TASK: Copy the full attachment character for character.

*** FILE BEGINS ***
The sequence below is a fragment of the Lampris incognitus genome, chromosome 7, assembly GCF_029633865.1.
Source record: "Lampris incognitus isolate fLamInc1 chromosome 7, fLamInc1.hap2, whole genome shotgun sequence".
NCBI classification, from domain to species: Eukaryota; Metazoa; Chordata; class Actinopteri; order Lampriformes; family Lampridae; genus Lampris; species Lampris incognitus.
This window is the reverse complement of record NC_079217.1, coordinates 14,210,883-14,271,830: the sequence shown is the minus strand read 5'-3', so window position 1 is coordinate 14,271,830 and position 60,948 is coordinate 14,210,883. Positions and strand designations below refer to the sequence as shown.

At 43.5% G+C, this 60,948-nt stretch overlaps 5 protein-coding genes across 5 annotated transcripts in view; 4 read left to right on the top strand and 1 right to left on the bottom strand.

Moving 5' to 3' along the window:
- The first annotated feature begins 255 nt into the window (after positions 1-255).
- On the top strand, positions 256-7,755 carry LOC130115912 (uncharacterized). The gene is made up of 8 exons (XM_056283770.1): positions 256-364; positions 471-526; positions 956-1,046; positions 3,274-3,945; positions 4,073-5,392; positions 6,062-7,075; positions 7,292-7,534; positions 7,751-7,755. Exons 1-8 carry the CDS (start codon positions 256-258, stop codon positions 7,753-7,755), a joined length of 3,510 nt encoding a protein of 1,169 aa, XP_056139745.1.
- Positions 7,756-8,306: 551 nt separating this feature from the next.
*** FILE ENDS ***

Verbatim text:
The sequence below is a fragment of the Lampris incognitus genome, chromosome 7, assembly GCF_029633865.1.
Source record: "Lampris incognitus isolate fLamInc1 chromosome 7, fLamInc1.hap2, whole genome shotgun sequence".
NCBI classification, from domain to species: Eukaryota; Metazoa; Chordata; class Actinopteri; order Lampriformes; family Lampridae; genus Lampris; species Lampris incognitus.
This window is the reverse complement of record NC_079217.1, coordinates 14,210,883-14,271,830: the sequence shown is the minus strand read 5'-3', so window position 1 is coordinate 14,271,830 and position 60,948 is coordinate 14,210,883. Positions and strand designations below refer to the sequence as shown.

At 43.5% G+C, this 60,948-nt stretch overlaps 5 protein-coding genes across 5 annotated transcripts in view; 4 read left to right on the top strand and 1 right to left on the bottom strand.

Moving 5' to 3' along the window:
- The first annotated feature begins 255 nt into the window (after positions 1-255).
- On the top strand, positions 256-7,755 carry LOC130115912 (uncharacterized). The gene is made up of 8 exons (XM_056283770.1): positions 256-364; positions 471-526; positions 956-1,046; positions 3,274-3,945; positions 4,073-5,392; positions 6,062-7,075; positions 7,292-7,534; positions 7,751-7,755. Exons 1-8 carry the CDS (start codon positions 256-258, stop codon positions 7,753-7,755), a joined length of 3,510 nt encoding a protein of 1,169 aa, XP_056139745.1.
- Positions 7,756-8,306: 551 nt separating this feature from the next.